Typically, that means pain described as cramping, burning, numbness, swelling, muscular, joint, bone or tingling in the lower leg or feet when sitting or standing. You may need to rest for several weeks from running or other impact activities. But you can reduce painful activity and cross-train (bike, elliptical, swim, row, etc.). However, it is always best to seek medical care if in doubt at any phase of the identification of pain and self-treatment process, as stated above.
For Rules 1 and 2: Ice, heat, compression, elevation and massage are logical starting treatments to the typical aches or pains of running.
My advice is swim, bike, row or elliptical and work the lungs and legs without the impact of running for a few weeks. But test out running every now and then, limiting it to one mile a day MAX. Then, get on a running plan when you are healed and don’t start back up where you left off before the injury.
Basic Begin Running Plans will start off with every other day or 4-5 times per week with limited distances.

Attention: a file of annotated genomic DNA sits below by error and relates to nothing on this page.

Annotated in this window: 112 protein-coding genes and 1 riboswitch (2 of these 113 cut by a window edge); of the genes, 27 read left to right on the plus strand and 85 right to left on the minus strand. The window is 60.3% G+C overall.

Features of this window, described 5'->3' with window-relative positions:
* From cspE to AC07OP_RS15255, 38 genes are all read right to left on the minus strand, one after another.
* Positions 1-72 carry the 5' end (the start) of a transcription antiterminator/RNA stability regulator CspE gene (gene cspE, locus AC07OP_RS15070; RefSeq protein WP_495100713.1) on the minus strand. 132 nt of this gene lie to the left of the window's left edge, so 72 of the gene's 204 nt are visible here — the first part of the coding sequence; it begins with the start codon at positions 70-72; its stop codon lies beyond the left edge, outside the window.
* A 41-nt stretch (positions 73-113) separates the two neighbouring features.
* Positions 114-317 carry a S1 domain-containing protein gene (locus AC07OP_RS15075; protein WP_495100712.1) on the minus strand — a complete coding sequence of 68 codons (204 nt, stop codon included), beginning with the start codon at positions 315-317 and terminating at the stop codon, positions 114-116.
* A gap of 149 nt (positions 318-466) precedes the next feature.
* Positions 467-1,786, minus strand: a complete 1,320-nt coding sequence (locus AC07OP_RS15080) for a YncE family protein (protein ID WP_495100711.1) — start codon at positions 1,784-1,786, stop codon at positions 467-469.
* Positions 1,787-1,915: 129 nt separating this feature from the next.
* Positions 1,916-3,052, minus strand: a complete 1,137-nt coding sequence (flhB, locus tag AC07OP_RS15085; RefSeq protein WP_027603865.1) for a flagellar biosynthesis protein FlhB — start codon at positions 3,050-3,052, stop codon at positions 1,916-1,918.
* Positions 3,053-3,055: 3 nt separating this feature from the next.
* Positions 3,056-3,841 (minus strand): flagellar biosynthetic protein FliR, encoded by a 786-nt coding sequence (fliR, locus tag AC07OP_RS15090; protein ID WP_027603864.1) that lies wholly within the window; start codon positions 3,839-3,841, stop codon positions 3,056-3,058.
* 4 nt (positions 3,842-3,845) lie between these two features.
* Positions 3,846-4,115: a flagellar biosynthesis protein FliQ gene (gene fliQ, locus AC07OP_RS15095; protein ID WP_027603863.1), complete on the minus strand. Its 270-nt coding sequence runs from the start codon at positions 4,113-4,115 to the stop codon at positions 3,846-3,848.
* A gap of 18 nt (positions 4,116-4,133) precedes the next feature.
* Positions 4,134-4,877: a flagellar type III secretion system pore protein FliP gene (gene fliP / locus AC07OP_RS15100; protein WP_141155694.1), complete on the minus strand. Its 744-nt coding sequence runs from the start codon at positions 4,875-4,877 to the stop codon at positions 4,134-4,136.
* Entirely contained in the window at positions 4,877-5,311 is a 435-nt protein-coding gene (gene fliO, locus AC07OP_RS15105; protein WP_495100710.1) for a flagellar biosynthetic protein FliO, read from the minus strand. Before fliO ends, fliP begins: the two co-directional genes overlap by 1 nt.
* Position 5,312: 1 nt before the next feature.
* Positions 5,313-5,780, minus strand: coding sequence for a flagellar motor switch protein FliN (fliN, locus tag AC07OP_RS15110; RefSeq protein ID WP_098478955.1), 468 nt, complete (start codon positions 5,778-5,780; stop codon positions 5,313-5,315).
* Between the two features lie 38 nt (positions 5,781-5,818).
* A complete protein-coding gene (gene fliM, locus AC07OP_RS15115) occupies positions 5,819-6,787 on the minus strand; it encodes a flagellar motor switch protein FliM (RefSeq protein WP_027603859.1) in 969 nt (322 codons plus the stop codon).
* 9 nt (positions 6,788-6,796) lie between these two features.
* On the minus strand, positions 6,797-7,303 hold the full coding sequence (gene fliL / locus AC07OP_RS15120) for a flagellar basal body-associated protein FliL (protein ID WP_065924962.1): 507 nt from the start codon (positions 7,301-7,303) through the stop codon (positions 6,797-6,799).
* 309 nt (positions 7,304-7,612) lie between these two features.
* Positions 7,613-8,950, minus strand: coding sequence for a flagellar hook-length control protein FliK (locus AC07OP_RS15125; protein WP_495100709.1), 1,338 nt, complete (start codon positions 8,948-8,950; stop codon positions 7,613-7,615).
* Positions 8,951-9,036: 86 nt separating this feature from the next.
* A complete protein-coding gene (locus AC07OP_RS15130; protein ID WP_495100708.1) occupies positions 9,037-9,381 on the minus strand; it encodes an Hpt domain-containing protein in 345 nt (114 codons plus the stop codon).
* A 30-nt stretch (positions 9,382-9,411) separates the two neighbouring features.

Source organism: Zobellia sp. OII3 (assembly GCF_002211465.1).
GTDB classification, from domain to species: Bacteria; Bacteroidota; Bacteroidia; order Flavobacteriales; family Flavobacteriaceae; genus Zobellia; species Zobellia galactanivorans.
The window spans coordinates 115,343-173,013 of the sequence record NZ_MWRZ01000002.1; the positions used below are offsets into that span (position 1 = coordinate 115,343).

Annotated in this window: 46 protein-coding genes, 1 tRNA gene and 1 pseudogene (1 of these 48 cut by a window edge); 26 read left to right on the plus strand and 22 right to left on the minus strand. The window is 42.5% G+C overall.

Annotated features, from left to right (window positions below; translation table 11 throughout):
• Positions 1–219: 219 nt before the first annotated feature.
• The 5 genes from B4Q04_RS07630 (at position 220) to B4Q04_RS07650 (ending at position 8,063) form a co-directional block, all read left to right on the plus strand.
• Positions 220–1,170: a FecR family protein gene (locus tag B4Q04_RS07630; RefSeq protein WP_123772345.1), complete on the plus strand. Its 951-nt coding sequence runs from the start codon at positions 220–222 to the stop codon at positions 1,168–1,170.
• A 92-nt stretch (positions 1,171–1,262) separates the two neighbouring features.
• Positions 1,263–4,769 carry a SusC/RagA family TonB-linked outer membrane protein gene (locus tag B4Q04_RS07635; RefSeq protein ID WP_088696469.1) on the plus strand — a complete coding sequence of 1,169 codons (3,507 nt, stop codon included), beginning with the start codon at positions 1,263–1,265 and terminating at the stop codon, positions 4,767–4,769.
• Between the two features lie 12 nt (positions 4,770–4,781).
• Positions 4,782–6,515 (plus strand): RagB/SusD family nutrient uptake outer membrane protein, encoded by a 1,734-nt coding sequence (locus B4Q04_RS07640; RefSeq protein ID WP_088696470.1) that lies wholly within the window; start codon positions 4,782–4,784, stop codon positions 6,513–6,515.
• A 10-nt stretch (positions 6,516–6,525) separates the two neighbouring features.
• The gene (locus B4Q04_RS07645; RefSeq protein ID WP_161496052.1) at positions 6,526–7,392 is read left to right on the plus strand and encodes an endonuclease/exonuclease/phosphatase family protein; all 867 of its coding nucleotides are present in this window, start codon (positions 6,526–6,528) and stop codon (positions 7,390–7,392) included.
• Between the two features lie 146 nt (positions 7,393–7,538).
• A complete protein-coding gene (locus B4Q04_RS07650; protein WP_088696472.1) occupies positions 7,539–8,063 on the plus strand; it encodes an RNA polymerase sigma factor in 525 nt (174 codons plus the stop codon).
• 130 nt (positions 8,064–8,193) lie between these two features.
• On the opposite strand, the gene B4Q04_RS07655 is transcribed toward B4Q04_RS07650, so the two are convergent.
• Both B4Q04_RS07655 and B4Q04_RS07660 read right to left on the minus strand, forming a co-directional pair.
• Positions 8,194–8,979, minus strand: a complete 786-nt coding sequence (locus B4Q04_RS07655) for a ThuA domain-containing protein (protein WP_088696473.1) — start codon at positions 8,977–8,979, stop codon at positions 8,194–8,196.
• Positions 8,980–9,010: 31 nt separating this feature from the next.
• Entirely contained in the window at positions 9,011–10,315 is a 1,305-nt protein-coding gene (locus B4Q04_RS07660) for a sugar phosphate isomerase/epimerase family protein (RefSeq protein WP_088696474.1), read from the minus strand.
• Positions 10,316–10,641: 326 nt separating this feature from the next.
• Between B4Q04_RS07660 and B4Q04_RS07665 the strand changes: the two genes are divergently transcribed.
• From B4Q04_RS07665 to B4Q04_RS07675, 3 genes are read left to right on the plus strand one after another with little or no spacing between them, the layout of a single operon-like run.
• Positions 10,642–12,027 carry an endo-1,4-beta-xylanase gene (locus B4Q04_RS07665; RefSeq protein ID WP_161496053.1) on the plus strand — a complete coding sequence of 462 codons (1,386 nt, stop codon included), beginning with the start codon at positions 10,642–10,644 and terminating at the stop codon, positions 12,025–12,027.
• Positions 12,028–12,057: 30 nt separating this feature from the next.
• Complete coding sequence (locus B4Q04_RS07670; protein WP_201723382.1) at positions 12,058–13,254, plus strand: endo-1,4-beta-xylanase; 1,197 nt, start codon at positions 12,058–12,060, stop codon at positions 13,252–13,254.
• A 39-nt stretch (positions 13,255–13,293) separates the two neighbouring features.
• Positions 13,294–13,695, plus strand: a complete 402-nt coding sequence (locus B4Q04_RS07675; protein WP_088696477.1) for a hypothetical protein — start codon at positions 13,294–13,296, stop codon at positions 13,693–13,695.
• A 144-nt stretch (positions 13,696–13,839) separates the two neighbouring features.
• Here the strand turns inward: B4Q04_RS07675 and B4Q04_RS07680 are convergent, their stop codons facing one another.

Start with 3-5 days a week of running but minimum distance and rest days in the week, spreading the 3-5 days into your seven-day week with mobility days or non-impact cardio days in between run days if needed.
Typically, my personal back to running week one is one mile a day, five days a week, plus non-impact cardio. If any pain shows before, during or after running, reduce the frequency of running to every other day with non-impact only on the days in between. The non-impact cardio are typically much longer workouts in the 20-30 minute range, in addition to the one mile a week run workouts.